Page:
Thursday, October 14, 2010

Mi Amphora, Tu Amphora

It's just after 7 am Thursday here in Marinella. I'm sitting on the rooftop terrace of our hotel, watching the sun come up over the low peaks of eastern Sicily, and I am struck once again how beautiful this place is.

The weather here has been like Florida at this time of year, but with a little less humidity. The day starts off about perfectly, with temperatures in the upper 60's. It warms nicely by the time we start riding -- usually between 9 and 10 am -- and is toasty in the afternoon. The winds also pick up then, as you would expect being along the coast. Fabio says it's why the sailing here is so good.

Here's a picture of the sunset from this same terrace last night.

Tuesday we had a great ride. I planned to go out very early, descend Erice, and then climb back up to join everybody for breakfast and the "real" ride. Unfortunately, in all the hurry of getting someone to let me in to the garage where the bikes were kept, I grabbed the wrong bicycle -- RandoGirl's. By the time I realized my mistake, the garage door was closed and the hotel employee gone.

Descending Erice on a frame three sizes too small felt kind of weird. I was worried that climbing back up would be a little hard on my knees, so I only went a couple of miles before turning around and heading back up. I stood for most of it, so it wasn't too bad.

I got back to the hotel about the time that breakfast was being served, so I woke up RandoGirl and ate. Then, we all got the right bikes, and headed down the mountain.

My new plan was to descend, then climb back up the way that I had come, and then slowly try to catch back up to RandoGirl. I screwed it up a little by missing the left turn onto the new road, so I got another mile down and back on one of the roads that I had used to climb up to Erice before. Then, I took the right road down, which was so curvy and twisty that I was on the brakes all of the way. I then started back up, thinking that I would take some pictures during this climb.

But, you'll notice that there are no pictures. This is because I had (once again) left the memory card in the laptop, which leaves one with a camera that -- technically -- has no film. This left me with the sole option of hammering my way back up the climb.

Once back at the top, I "enjoyed" the descent again (I apologize now to my brakes), and then put my head down to try to catch up to the group. I eventually caught RandoGirl in Motya. We caught the ferry over and toured the Phoenician ruins there, then rode together along the salt pans to our hotel in Marsala. After getting cleaned up, we then toured one of the distilleries there that makes the wine named for the town.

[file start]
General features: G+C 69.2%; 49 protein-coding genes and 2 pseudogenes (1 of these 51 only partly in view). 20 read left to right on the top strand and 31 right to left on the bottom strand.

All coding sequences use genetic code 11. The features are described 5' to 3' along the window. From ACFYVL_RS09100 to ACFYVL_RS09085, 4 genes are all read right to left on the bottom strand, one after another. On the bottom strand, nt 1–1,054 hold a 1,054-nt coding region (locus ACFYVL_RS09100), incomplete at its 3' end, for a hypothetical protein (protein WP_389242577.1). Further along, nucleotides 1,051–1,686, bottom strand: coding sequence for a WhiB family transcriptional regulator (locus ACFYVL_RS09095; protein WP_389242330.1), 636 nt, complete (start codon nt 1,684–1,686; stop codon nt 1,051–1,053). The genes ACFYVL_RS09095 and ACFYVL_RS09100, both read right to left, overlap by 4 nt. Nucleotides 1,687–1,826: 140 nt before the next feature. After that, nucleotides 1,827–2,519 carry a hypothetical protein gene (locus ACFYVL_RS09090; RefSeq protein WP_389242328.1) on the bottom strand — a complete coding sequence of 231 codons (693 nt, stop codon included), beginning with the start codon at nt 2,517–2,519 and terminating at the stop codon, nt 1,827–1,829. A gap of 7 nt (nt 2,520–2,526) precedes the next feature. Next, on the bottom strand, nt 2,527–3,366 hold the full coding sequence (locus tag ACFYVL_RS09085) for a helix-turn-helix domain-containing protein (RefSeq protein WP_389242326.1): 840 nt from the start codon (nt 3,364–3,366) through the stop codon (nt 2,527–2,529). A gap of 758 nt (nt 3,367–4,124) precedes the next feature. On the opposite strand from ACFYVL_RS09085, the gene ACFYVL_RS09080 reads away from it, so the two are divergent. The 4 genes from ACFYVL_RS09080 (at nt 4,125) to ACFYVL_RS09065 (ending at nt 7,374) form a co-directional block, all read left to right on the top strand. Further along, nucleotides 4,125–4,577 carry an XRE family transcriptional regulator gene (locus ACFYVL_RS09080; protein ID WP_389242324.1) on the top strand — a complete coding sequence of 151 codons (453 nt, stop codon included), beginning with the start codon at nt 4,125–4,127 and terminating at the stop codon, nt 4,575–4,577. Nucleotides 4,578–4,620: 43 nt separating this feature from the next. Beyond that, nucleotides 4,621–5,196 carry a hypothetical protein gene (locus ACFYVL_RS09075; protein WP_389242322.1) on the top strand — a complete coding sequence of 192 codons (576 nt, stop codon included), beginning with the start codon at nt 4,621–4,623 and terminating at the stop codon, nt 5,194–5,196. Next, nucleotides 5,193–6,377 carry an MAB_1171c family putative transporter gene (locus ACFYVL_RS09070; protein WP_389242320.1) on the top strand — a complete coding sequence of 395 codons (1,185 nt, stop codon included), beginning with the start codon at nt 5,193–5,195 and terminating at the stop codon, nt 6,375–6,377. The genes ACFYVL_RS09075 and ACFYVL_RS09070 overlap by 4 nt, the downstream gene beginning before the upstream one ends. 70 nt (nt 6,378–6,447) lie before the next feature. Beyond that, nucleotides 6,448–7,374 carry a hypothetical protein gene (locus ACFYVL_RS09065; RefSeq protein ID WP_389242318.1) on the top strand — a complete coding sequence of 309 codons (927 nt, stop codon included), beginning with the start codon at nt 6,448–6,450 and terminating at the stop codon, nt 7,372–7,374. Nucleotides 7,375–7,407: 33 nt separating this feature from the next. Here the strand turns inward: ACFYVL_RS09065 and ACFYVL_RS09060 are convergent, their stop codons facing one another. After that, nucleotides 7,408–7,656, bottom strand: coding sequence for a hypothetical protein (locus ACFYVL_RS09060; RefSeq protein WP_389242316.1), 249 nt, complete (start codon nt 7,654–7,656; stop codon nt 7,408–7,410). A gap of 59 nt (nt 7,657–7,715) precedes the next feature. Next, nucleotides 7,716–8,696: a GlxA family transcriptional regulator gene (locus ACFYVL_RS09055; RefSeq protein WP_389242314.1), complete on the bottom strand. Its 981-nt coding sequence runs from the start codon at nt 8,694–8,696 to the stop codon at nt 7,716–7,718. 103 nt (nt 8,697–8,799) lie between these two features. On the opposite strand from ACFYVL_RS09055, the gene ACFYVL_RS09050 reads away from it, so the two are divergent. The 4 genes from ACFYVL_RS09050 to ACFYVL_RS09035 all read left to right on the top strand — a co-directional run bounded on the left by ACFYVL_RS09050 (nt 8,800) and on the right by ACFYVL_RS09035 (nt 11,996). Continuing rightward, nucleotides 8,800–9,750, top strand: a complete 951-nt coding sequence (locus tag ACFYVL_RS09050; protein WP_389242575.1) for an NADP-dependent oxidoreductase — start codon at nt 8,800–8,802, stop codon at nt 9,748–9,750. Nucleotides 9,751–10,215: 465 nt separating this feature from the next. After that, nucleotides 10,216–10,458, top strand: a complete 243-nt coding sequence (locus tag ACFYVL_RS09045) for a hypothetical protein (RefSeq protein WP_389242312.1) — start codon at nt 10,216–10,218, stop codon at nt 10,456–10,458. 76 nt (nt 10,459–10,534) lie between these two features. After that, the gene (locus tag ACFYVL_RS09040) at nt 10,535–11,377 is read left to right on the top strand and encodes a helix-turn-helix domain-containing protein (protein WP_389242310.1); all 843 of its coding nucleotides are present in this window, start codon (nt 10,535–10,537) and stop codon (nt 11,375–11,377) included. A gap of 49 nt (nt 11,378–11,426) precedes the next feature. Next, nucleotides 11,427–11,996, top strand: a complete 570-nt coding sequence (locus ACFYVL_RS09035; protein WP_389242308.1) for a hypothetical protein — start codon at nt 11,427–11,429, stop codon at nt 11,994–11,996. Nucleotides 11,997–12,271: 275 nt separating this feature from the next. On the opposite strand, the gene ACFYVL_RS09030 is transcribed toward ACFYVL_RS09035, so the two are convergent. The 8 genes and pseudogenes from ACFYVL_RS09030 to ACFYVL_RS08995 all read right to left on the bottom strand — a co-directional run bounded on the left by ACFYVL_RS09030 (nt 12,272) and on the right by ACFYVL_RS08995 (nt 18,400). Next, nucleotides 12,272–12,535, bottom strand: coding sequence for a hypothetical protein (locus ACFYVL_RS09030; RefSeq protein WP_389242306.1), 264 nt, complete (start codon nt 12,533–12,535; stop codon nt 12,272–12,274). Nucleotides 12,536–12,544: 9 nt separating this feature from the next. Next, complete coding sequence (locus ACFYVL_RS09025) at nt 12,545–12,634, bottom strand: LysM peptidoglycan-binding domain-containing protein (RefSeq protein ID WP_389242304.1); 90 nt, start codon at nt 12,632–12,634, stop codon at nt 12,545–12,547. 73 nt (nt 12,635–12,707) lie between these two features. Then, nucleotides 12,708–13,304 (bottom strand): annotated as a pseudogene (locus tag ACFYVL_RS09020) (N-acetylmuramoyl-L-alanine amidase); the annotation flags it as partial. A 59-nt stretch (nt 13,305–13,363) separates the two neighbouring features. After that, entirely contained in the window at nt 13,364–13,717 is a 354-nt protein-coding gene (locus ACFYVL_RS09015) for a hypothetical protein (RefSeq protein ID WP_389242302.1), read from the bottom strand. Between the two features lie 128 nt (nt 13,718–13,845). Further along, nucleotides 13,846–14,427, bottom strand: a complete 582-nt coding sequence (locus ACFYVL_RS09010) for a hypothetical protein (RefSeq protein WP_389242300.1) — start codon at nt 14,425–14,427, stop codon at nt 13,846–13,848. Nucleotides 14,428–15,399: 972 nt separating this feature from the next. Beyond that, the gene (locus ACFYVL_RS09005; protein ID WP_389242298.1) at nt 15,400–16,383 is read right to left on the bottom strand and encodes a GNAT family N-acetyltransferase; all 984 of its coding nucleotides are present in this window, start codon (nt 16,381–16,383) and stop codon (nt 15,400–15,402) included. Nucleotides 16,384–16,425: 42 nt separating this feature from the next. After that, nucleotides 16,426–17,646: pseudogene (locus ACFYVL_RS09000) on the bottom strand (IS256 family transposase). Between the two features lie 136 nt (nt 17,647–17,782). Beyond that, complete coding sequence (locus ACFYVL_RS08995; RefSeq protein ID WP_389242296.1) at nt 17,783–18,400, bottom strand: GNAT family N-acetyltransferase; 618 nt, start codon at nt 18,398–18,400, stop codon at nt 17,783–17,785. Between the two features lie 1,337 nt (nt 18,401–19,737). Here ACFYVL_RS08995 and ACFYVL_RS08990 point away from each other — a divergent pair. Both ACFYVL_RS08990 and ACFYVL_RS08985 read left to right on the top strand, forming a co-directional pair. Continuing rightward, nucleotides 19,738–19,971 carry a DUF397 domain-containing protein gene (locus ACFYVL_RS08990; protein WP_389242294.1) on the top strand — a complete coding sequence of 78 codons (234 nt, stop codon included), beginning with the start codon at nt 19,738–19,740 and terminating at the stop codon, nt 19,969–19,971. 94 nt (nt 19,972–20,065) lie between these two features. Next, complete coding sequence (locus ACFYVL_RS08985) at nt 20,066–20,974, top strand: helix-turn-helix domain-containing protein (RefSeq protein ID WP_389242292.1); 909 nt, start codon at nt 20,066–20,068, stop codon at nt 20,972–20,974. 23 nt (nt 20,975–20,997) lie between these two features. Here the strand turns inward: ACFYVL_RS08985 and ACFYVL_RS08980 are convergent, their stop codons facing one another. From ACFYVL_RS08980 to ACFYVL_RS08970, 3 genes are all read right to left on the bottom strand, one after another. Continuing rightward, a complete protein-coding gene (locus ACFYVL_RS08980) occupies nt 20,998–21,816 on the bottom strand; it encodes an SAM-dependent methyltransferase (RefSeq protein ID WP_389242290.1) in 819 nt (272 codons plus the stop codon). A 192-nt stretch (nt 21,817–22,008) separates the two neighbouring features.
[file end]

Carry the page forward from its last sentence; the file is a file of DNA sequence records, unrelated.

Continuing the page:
It was very interesting and tasty. The wines are extremely varied, as you would expect from Sicily.

Wednesday, we got the bikes ready. They had spent the evening having a party in the courtyard.

I got to watch the guys load the spare bikes for a while. This is a pretty involved operation, particularly considering how narrow and twisty some of the roads are, and how low the tree branches hang over them.

(I'll try to publish the video below, but Sicily is not exactly internet city; if it doesn't show up, expect it when I'm back in the states.)

It had rained pretty heavily during the evening, so we had to go around (and thru) a lot of puddles on the first part of this day's ride. Usually, it was just RandoGirl and I, but for this stretch we picked up many of our fellow travellers. This gave us a chance to all get lost together a few times.

When we left the coast, we rode through vineyards. These look like raisins, which they use in some of the Marsala wines.

We stopped for lunch in Mazara del Vallo, walking around that town a bit. Then we continued down the coast. It was a lovely, rocky, wild-looking beach. It would have been spectacular if not for the piles of garbage.

Many of the architectural sites and museums here have amphoras. These are large clay vessels that the Phoenicians, Greeks, Romans, Carthaginians, and whoever else lived here used to carry liquid produce. In a couple of thousand years, historians will have lots of our Coca Cola amphora.

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